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Is There a Difference Between Hearing and Listening?
Becky L. Spivey, M.Ed.
Even though we use the words hearing and listening interchangeably, the difference in meaning is significant. Hearing is a sense. Listening is a learned skill. Hearing is the process, function, or power of perceiving sound. Listening is paying attention to a message in order to hear it, understand it, and physically or verbally respond to it. Several things must happen in order for us to listen effectively:
  • Sound waves carry spoken words to our ears.
  • Sound travels through the outer ear canals (without obstruction) and then through the eardrum and middle ear without being distorted by fluid from colds, infection, or allergies.
  • Sound then travels from the middle ear through the inner ear (which must be functioning properly as well) along the auditory nerve to the brain.
  • Finally, the brain compares what it hears to previously stored sounds and words in order to make sense of the message and respond accordingly.
Listening is a very critical part of communication, as much as speaking clearly and choosing the right words. One person sends a message and another receives it. Talking to someone who is not paying attention or listening is frustrating, as we may have to repeat things over and over without the getting an adequate response. The person (receiver) with poor listening skills may misunderstand the message, therefore creating frustration. A child with a listening disorder can test your patience, but you have to remember, the child is equally frustrated. Parents may interpret behaviors resulting from their child’s frustration in communicating as ignoring you, not paying close attention, just being silly, or acting foolishly.
A child having problems with listening skills is more likely to have difficulties coping in classroom situations because the majority of information teachers deliver to students is auditory. Imagine your child’s frustration when he/she walks into the classroom and hears, “Students, please hang your jackets in your cubby and unpack your backpack. But before you hang and unpack your backpack, please come give me your lunch order. If you brought money for your field trip next week, please put it in the red basket on my desk. Make sure to sharpen your pencils before you sit down to do your seatwork. When you finish your seatwork, put it in your blue reading folder, get out your reading book, and wait for me.”
If your child’s brain can’t stay focused on the listening task long enough to translate the information, the message is lost. This happens when a child has an auditory memory problem. If the child has an attention deficit problem too, the problems may be compounded. With attention deficit problems, the brain is trying to work on too many tasks at once and can’t stay with a message long enough to process or comprehend it. Then, if the brain is having difficulty storing old information, it will not know how to make sense of the current message; therefore, auditory comprehension or auditory processing problems may result.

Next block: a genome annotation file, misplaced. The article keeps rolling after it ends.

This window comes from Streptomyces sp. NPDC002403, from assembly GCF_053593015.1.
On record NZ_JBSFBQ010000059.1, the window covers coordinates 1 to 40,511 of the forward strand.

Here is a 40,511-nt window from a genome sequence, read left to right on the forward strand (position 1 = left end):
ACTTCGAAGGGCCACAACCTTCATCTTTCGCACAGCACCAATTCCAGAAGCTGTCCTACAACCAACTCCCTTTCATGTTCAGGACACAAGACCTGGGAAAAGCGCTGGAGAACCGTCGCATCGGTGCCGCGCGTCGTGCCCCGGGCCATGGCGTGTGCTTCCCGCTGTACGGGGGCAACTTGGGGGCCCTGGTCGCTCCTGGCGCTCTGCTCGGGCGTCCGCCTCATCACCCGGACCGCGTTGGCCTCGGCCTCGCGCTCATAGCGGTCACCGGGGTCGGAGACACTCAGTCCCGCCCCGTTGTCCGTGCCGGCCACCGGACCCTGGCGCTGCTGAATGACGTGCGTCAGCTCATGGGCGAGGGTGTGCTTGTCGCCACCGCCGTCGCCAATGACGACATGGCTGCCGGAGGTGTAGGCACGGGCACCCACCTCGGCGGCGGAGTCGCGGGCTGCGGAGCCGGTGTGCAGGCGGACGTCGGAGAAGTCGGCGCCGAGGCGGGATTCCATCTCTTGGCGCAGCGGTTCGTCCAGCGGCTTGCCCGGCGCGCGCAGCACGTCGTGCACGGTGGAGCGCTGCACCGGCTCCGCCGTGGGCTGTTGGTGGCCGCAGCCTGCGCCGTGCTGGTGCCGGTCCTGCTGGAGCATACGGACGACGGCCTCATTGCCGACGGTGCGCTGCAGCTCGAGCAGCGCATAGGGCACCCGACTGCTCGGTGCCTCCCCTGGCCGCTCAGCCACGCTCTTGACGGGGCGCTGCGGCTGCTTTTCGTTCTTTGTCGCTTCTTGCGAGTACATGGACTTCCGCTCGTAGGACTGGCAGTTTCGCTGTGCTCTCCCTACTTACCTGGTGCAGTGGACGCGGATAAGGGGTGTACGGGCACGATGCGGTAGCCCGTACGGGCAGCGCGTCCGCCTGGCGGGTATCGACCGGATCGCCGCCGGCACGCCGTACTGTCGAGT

Children need strong listening skills to receive and develop language. Many children with language problems have difficulty with receptive language (understanding messages received) and expressive language (the output of language; responding verbally and meaningfully to messages). When a child’s receptive language isn’t developing appropriately, the entire language learning process can stall before it begins. Sometimes parents seem more concerned if their child isn’t talking the way they expect (especially in comparison to their peers), but speech-language pathologists want to find out first if the child is hearing clearly and understanding language. If not, meaningful speech, or expressive language, is not going to develop. This is why speech therapists often focus more on strengthening a child’s receptive language skills (listening), even if the concern is that the child isn’t talking properly.
If you notice your child is having difficulties communicating or isn’t able to listen and respond appropriately, consult your family doctor or pediatrician. Doctors can recommend the next steps in having your child screened and evaluated extensively by a speech-language pathologist in your area. After an appropriate diagnosis, and with the right help, a child can improve his/her listening skills and language overall.
Resources
Beck, Douglas L. and Flexer, Carol. Hearing Science: Listening Is Where Hearing Meets Brain...in Children and Adults http://www.audioenhancement.com/wp-content/uploads/2012/02/Listening-Is-Where-Hearing-Meets-Brain-in-Children-and-Adults.pdf
Hamaguchi, Patricia M., Childhood Speech, Language & Listening Problems: What Every Parent Should Know. Second Edition. John Wiley & Sons, Inc. © 2001., pp. 10-11.
HubPages. 2016. The Difference Between Hearing and Listening. Retrieved January 2016 from http://hubpages.com/business/Hearing-vs-Listening-The-difference.
 
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